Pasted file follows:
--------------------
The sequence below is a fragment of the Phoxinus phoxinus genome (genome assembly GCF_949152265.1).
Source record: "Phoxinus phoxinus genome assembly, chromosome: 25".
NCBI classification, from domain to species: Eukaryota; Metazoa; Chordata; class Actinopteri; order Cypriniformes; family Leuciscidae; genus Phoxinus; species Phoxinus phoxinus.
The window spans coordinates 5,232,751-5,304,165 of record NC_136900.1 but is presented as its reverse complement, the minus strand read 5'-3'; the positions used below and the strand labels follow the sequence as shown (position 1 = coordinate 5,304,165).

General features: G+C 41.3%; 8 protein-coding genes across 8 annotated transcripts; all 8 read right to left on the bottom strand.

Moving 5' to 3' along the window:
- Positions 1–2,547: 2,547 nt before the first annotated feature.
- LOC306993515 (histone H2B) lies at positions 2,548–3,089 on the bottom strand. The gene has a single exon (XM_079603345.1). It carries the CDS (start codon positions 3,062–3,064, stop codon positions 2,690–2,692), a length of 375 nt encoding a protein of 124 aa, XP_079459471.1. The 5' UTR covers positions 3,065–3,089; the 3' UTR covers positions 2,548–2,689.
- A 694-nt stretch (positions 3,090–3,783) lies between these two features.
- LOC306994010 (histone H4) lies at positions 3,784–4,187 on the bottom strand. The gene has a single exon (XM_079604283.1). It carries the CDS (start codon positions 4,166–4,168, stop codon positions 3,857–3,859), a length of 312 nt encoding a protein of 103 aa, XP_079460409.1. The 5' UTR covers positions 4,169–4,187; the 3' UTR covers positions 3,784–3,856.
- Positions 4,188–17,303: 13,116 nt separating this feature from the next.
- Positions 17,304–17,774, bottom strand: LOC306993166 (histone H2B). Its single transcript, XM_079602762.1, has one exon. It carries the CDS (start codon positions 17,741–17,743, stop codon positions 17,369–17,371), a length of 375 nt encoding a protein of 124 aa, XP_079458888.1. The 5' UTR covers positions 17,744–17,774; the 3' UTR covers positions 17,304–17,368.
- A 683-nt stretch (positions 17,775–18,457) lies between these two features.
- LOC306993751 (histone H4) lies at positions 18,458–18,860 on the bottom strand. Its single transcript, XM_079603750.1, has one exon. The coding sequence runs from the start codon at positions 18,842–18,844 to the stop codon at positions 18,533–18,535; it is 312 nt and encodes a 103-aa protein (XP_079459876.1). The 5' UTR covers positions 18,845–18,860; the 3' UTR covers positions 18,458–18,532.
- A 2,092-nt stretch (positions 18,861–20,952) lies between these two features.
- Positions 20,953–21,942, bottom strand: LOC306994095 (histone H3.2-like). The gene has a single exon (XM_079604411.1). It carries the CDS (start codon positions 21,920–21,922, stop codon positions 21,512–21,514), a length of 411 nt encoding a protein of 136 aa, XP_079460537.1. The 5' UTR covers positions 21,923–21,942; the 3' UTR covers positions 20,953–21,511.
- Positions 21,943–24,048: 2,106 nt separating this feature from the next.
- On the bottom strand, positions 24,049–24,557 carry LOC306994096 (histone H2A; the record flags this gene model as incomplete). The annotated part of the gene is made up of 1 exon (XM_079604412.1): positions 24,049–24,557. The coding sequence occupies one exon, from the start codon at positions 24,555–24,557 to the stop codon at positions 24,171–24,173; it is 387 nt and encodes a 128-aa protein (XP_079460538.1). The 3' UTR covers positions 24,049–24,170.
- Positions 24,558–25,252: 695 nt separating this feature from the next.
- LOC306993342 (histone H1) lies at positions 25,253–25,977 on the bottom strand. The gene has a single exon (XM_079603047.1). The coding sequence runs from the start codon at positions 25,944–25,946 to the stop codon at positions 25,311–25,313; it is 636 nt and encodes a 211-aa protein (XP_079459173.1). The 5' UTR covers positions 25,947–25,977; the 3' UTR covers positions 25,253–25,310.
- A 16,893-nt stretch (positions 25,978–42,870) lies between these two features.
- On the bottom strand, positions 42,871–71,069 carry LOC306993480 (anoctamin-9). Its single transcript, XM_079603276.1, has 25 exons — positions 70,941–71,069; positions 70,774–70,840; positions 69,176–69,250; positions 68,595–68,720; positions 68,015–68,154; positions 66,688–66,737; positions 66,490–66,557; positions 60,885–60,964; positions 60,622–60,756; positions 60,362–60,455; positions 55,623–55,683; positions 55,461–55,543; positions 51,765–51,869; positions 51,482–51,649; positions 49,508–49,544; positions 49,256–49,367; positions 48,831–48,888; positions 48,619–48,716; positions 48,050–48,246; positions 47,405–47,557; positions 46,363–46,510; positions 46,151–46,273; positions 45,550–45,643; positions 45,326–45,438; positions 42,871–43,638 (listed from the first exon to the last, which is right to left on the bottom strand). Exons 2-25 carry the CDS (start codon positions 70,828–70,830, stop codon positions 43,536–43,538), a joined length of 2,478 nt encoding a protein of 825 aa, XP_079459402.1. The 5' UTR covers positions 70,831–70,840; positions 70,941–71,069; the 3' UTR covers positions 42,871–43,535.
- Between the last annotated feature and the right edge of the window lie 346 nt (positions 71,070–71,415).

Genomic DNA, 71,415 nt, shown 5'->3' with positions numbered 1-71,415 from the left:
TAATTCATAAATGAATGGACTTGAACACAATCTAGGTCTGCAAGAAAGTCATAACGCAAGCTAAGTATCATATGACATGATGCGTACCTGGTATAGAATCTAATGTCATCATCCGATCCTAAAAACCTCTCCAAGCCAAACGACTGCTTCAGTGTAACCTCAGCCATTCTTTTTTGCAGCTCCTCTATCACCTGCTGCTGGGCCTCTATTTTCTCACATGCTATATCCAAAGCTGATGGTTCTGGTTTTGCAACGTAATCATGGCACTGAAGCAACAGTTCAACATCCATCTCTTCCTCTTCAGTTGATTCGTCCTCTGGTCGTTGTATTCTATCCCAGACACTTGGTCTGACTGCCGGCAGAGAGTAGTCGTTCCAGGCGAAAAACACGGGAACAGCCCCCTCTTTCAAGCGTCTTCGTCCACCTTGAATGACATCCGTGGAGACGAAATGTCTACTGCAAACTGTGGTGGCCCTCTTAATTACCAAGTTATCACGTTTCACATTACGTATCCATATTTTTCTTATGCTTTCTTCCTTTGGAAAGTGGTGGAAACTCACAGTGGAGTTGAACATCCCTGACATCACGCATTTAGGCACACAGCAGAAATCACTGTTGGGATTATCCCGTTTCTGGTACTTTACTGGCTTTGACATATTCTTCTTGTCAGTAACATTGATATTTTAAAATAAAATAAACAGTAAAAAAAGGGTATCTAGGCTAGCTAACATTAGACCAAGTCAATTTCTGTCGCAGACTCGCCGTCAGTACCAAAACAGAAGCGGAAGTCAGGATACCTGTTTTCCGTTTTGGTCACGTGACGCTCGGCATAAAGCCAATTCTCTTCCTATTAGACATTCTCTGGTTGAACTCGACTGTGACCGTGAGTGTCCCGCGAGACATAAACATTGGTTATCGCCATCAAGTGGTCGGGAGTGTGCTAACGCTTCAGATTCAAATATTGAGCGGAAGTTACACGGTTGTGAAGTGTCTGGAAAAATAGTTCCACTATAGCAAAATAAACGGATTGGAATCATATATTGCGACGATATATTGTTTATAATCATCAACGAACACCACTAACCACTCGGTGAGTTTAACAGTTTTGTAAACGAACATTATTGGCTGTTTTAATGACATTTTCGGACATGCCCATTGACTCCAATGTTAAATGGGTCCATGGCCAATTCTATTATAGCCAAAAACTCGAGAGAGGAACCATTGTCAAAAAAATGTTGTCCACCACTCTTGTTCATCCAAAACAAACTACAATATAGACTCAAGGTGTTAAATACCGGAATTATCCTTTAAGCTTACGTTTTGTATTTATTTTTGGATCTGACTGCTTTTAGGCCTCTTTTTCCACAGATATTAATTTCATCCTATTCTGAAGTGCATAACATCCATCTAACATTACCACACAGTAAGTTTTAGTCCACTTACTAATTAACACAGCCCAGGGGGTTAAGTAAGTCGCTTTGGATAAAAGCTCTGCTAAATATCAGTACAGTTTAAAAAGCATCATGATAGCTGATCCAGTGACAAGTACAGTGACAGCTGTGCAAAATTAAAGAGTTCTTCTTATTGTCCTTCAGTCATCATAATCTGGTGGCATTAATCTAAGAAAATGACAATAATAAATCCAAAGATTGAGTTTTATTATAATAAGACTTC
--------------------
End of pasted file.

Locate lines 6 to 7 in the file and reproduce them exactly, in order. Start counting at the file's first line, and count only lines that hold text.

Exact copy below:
Moving 5' to 3' along the window:
- Positions 1–2,547: 2,547 nt before the first annotated feature.